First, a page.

AMD Pushes To Optimize Shaders In Games With New GPU Chiplet Patent

AMD recently published a patent to spread the rendering load across multiple GPU chiplets. A game scene is divided into individual blocks and distributed to the chiplets in order to optimize the use of shaders in games. A two-stage chiplet binning is used for this purpose.

AMD publishes patent for GPU chiplets application to make better use of shader technology

AMD’s new published patent provides further insight into the company’s plans for next-generation GPU and CPU technology in the years to come. At the end of June, 54 patent applications were approved for publication. It is not known which of the more than fifty published patents will be used in AMD’s plans. The applications discussed in the patents describe in detail the company’s approaches in the following years.

One application noted by community member @ETI1120 on the ComputerBase website, patent number US20220207827, discusses critical image data in two stages to efficiently route the rendering loads from a GPU across many chiplets. CPU filed this with the US Patent Office for the first time late last year.

When image data is rasterized on a GPU by default, the shader unit, also known as the ALU, does the same job and assigns a color name to individual pixels. The textured polygons found at the specific pixel in a particular game scene are in turn mapped directly to the pixel. After all, the formulated task retains atypical principles and differs only in other textures located on other pixels. This method is called SIMD or Single Instruction – Multiple Data.

For most current games, shading isn’t the only task performed by a GPU. Instead, several post-processing elements are inserted after the initial shading. Examples of actions that the GPU would add would be anti-aliasing, shadowing, and occlusions of the game environment. However, ray tracing happens together with shading, which creates a new calculation method.

If you talk about the GPU controlling the graphics in current games, the load generated by the computer increases exponentially to thousands of processing units.

For games on GPUs, this computing load scales somewhat ideally to several thousand computing units. This differs from processors in that applications must be specially written to add more cores. The CPU scheduler creates this action by dividing the work from the GPU into more digestible tasks to be processed by the compute units, also known as binning. The game image is rendered and then divided into separate blocks containing a set number of pixels. The block is calculated by a sub-unit of the graphics processor, where it is then synchronized and created. After this action, pixels waiting to be calculated are included in a block until the graphics card subunit is finally used. The computing power of the shaders, the memory bandwidth and the cache sizes are taken into account.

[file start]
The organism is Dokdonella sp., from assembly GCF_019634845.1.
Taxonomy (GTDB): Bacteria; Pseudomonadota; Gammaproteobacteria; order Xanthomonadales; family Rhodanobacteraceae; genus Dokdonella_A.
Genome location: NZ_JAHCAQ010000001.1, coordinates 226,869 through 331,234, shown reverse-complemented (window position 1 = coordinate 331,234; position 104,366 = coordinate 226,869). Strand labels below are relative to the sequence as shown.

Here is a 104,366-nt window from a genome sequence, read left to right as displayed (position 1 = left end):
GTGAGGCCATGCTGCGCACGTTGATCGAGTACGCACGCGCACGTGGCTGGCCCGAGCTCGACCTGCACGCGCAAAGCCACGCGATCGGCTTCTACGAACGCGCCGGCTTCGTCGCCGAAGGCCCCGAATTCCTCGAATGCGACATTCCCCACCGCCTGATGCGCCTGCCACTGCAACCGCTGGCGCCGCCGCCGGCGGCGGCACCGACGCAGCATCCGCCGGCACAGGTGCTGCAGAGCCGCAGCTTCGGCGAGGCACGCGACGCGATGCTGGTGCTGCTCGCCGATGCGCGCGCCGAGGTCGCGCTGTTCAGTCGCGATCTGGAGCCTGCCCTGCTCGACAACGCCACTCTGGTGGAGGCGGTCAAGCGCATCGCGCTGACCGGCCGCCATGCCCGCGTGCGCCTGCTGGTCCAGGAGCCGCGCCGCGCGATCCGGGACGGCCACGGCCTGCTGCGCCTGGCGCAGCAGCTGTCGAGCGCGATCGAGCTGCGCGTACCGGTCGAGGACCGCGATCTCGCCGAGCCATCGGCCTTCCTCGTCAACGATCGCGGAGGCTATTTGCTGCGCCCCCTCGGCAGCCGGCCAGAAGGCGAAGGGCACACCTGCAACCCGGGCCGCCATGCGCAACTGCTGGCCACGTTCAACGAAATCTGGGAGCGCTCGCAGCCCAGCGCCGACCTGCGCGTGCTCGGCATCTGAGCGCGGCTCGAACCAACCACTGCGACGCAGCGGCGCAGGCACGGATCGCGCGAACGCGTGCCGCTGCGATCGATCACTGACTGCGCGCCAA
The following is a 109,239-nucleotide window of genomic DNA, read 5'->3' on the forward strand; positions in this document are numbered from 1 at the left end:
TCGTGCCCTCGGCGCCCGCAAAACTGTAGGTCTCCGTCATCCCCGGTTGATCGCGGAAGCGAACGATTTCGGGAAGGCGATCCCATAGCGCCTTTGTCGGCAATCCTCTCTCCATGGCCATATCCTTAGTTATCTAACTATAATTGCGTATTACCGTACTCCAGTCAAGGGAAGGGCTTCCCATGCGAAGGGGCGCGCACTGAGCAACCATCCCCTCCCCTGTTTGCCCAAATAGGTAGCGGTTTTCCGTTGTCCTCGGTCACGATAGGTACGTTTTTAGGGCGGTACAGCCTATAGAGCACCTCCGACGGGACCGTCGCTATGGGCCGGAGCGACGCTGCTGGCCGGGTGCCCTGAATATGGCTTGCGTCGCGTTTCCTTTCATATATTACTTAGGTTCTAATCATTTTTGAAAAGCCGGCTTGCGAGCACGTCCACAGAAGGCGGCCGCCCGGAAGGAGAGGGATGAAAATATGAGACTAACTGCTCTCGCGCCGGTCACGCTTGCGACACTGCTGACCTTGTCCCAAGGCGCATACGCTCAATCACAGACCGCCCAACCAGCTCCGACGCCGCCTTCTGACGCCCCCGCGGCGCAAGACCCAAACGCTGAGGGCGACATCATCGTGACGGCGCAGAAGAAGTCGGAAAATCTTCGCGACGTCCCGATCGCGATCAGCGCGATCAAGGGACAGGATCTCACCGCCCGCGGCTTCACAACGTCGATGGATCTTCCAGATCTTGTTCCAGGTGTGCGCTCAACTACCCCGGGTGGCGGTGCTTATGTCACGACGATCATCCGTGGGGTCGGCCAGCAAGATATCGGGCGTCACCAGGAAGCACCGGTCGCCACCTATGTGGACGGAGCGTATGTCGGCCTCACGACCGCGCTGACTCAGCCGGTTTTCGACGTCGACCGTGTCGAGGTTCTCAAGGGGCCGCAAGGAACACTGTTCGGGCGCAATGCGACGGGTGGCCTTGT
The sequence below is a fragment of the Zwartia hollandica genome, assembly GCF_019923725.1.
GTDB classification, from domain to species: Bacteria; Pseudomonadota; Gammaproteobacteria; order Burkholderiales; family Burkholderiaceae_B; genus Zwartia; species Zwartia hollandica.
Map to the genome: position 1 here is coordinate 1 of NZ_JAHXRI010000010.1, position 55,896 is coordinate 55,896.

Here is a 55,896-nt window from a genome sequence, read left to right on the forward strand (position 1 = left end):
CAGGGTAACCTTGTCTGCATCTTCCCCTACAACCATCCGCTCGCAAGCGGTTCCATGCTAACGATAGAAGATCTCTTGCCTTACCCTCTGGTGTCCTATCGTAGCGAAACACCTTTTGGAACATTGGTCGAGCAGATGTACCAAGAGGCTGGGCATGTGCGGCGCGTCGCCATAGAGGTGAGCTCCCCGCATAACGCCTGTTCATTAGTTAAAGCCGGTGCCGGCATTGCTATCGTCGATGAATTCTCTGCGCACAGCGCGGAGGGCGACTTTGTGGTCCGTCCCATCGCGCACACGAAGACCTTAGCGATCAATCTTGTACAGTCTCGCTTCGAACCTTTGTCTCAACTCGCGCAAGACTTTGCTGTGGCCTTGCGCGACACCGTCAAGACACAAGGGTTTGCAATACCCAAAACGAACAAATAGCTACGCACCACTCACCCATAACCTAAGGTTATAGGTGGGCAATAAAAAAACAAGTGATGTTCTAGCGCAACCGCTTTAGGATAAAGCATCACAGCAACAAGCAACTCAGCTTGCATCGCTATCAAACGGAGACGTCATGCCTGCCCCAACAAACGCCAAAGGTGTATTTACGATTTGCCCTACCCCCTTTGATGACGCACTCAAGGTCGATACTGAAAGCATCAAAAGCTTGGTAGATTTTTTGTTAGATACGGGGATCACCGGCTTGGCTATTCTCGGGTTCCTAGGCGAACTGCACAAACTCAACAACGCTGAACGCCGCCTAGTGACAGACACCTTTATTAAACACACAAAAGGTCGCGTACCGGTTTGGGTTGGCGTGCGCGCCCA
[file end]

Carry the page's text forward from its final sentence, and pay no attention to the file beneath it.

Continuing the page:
Source: AMD via ComputerBase

AMD explains in the patent that sharing and connecting requires a thorough and complete data connection between all elements of the GPU, which is a problem. Links from off-chip data have increased latency, causing the process to be slower.

CPUs have made this transition to chiplets effortlessly as they can send the task across multiple cores, making them chiplet accessible. GPUs don’t offer the same flexibility and place their scheduler comparable to an introductory dual-core processor.

Source: AMD via ComputerBase

AMD recognizes the need and is trying to find answers to these problems by changing the rasterization pipeline and sending tasks between multiple GPU chiplets, similar to CPUs. This requires an advanced binning technology, which the company is introducing as “two-level binning”, also known as “hybrid binning”.


With hyper-binning, the division is processed into two separate stages, rather than being processed directly into pixel-by-pixel blocks. The first step is to calculate the equation by taking a 3D environment and creating a 2D image from the original. The stage is called vertex shading and is completed before rasterization, and the process is extremely minimal on the GPU’s first chiplet. Once the game scene is complete, it begins to group, develop into coarse bins, and process them into a single GPU chiplet. Then routine tasks such as rasterization and post-processing can begin.


It is not known when AMD intends to begin using this new process, or if it will be approved. However, it does give us a glimpse into the future of more efficient GPU processing.

News Sources: ComputerBase, Free Patents Online